In 2017, Kyrgyzstan faced a critical turning point in the country's history. For the first time, an elected president would willingly hand power to an elected successor. Recognizing the importance of this vote, a group of 15 young activists from across the country worked together to carry out a youth-led Get Out The Vote (GOTV) campaign. The activists spoke with thousands of their peers, from all regions of the country, and creatively used social media to spread the message that young voices should be a critical component of this unprecedented election.
The 2017 GOTV campaign built upon the work of similar young activists in Kyrgyzstan who led initiatives ahead of the 2015 parliamentary and 2016 local elections. In 2015, NDI launched the Jash Dobush (“The Young Vote”) GOTV project, partnering with 16 youth activist leaders who met with their peers to talk about the importance of voting. The young people took advantage of growing social media use among their peers to broaden their reach, designing videos, webpages and even organizing a Selfiekattoo, or selfie voter-registration challenge. For the 2016 city council elections in Kyrgyzstan’s capital, Bishkek, returning youth activists expanded on the progress made in 2015. In an effort to motivate greater engagement, activists involved local celebrities in GOTV videos, which were posted on popular social media platforms like Facebook and Instagram.
As the youth activists designed the 2017 campaign, they recognized that an all-out effort, with both face-to-face and online activities, would be necessary to capture the attention of young people throughout the country. In September, the 15 GOTV advocates deployed to all seven regions of Kyrgyzstan to conduct thousands of interviews with potential young voters. The voters they encountered were asked to describe the reasons they felt voting was important. Videos of these encounters were then posted to the Jash Dobush Facebook page. Among the reasons cited were the voters’ views on particular candidates and policies and that voting was important as a civic duty and a key component of the democratic process. Activists also collaborated with young celebrities to attract greater interest in the project. They developed short videos with GOTV messages featuring these celebrities and worked with the Central Election Commission (CEC) to publish the videos on state television channels.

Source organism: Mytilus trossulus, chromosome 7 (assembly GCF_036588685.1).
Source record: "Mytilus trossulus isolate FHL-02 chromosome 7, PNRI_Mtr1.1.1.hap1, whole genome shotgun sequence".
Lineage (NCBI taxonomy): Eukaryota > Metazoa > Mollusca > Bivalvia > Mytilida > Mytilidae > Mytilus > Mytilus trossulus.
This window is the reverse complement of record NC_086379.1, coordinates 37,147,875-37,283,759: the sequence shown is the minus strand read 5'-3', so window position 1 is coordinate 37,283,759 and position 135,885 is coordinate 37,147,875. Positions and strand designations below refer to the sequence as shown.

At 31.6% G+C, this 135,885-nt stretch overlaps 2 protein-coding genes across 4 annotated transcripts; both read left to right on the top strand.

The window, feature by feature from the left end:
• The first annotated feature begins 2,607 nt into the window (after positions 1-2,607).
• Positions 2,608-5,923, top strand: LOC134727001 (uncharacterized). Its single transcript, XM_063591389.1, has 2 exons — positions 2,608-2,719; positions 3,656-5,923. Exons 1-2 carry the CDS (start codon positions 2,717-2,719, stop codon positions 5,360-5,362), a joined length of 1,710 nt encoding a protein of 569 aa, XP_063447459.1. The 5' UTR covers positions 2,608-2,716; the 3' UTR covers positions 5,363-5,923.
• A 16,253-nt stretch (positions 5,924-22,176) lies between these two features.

One example is from the below video, where youth activists walked around popular places in Bishkek with taped mouths, symbolizing the way that young people in the country are pressured into not making their voices heard politically. The reactions of the people the activists met were recorded, with the young activists tearing the tape from their mouths to deliver messages like “I will not be silent, I will vote” and “My voice matters. I will vote.” The video was promoted on Facebook and Instagram, and received more than 42,000 views.
In the days preceding the election the activists conducted one last series of face-to-face outreach events at universities in the cities of Bishkek and Osh. Over the course of two days, they spoke with more than 1,500 students. Utilizing creative outreach strategies involving mock Instagram frames, brochures, balloons, and hashtags, the activists ensured a strong social media presence. In total, the videos produced as part of the GOTV campaign were viewed more than 500,000 times across Facebook and Instagram and reached more than one million users, an impressive feat in a country where internet access remains low.
GOTV Activists Speak with Young Voters at Kyrgyz State Technical University in Bishkek
In total, the videos produced as part of the GOTV campaign were viewed more than 500,000 times across Facebook and Instagram and reached more than one million users, an impressive feat in a country where internet access remains low.
The election proved that young voters are a powerful and vocal force within the Kyrgyzstani electorate. Voter turnout in the presidential election was higher among young people (those aged 18-29) than in any other age group. The total number of young voters also increased by approximately five percent compared with the 2015 parliamentary elections.